Instead of an accreditation process, the companies that issue unregistered investments and securities are in charge of identifying a potential investor’s qualifications. They need to conduct diligence before making the sale.
Once you have met these guidelines, you can invest in securities that are not registered with the SEC.
Due Diligence for Accredited Investors
There is no institution or agency that specifically confirms an investor’s accreditation. No certifications are issued. However, the SEC requires companies and individuals selling to accredited investors to verify their status. Before the SEC made it a requirement in September 2013, investors can simply check a box that says they are a qualified investor. Needless to say, this is no longer possible. 
If an investor thinks they qualify, they can visit a fund and ask about potential investment opportunities. The issuer of securities will provide a questionnaire that will help determine whether they qualify as an “accredited investor”. This questionnaire typically requires the attachment of financial statements and other accounts. This will help the fund verify the ownership of assets. The company will then evaluate a credit report to assess any debts held by the individual.
For those who want to use their annual income as the basis of their qualifications, they will likely have to submit W2 forms, tax returns, and similar documents to prove their wages.
Benefits of Being an Accredited Investor
Being an accredited investor comes with plenty of pros as well as a few cons. The primary benefit is that accredited investors have access to investment opportunities that others with less wealth do not have access to. This allows them to increase their wealth even further.
The investments that are available to accredited investors often have higher rates of return as well as better diversification. These investments can help accredited investors build wealth within a shorter period of time.
One example of this is hedge funds. Accredited investors are able to invest in hedge funds because these require high minimum investment amounts. Most accredited investors invest in a hedge fund because despite the higher risks, the potential returns are exceptional.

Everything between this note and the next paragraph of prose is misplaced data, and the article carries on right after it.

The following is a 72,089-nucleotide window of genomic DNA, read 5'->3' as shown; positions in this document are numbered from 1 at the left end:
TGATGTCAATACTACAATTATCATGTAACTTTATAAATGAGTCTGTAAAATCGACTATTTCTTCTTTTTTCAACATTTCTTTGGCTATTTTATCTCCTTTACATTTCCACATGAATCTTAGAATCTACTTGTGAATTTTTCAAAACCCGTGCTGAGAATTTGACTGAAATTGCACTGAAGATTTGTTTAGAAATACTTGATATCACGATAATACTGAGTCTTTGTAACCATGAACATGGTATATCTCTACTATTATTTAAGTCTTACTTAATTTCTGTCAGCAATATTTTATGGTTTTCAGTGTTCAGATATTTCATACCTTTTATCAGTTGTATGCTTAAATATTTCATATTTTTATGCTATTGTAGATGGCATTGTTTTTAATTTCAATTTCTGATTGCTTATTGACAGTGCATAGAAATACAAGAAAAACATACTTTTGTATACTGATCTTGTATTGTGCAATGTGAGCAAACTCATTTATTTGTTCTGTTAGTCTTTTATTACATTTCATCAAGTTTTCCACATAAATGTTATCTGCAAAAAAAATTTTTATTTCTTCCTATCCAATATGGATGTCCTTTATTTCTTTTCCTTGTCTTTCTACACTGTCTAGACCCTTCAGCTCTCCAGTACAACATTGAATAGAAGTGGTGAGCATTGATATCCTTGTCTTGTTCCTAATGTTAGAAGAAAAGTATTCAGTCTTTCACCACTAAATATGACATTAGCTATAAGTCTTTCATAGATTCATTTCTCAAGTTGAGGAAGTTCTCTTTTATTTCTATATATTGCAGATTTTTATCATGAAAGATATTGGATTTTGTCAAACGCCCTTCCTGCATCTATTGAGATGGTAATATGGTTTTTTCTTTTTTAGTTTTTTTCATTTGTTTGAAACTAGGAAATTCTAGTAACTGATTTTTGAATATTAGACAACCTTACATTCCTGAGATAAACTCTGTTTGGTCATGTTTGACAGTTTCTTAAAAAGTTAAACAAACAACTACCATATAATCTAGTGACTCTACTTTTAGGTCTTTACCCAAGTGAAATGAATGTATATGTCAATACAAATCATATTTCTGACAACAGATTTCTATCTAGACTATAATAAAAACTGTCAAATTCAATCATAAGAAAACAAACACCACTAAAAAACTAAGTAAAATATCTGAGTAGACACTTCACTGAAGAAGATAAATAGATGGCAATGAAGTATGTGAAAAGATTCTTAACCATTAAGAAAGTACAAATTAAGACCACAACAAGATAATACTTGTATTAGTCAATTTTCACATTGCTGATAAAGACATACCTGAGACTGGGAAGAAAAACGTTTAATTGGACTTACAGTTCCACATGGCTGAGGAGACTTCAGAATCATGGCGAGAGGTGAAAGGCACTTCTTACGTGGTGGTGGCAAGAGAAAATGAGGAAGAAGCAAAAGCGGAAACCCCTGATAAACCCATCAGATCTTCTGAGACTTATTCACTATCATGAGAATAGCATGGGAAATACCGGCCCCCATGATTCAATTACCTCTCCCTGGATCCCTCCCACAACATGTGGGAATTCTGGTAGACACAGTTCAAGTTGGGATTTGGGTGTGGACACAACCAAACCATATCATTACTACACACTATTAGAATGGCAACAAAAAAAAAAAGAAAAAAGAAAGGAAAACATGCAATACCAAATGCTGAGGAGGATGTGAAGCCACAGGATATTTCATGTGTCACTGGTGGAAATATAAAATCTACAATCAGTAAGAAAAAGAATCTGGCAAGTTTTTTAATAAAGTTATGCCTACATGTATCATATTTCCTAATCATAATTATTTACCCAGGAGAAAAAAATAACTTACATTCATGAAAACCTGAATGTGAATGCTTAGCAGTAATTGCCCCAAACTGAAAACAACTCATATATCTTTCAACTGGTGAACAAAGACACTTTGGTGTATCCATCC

Investors who are aware of their accredited investor status can take advantage of it by finding higher yield investment opportunities. Accredited investors can also invest in small businesses or businesses that are still in development. 
Another benefit of becoming an accredited investor is the ability to diversify your portfolio. Investing in the public markets and relying on it solely can limit your diversification options. But accredited investors can easily diversify their investment portfolio by finding alternative investments and assets.
Disadvantages of Being an Accredited Investor
Being an accredited investor also has a few disadvantages. The main one is that the investment opportunities available to accredited investors are high-risk investments. The idea is that an accredited investor should have more knowledge and experience when it comes to riskier investments, and can therefore make better financial decisions.
Naturally, these riskier investments also come with higher minimum investment amounts. It is not enough to deposit just a few thousand dollars into these investments. Accredited investors usually put in a few hundred thousand or even a few million dollars to participate. The reason only accredited investors are able to access these investments is because they are more likely to survive such an event, because they have a safety net. 
An investment advisor would tell you that these unregistered securities available to accredited investors usually have a long capital lock up time. This means your money will be locked up for a much longer time–anywhere from a year to several years. You simply cannot pull that money out any time you want. As an accredited investor, you have to get used to this illiquidity.
Do You Have to Prove You Are an Accredited Investor?
The short answer is yes, potential investors must provide a letter from their Certified Public Accountant. The company, fund, or investment vehicle itself has the burden of providing that an individual is an accredited investor. They will also look for accredited investor requirements to determine the person’s qualifications. 
A person who wants to invest in these accredited investments will have to fill out a questionnaire and provide certain documents like financial statements, tax returns, and credit returns to show that they are accredited.
Either way, it is risky to participate in these investments without being an accredited investor because it means you do not have the financial cushion necessary in case the investment does not work out. Lying about being an accredited investor is generally not a good idea.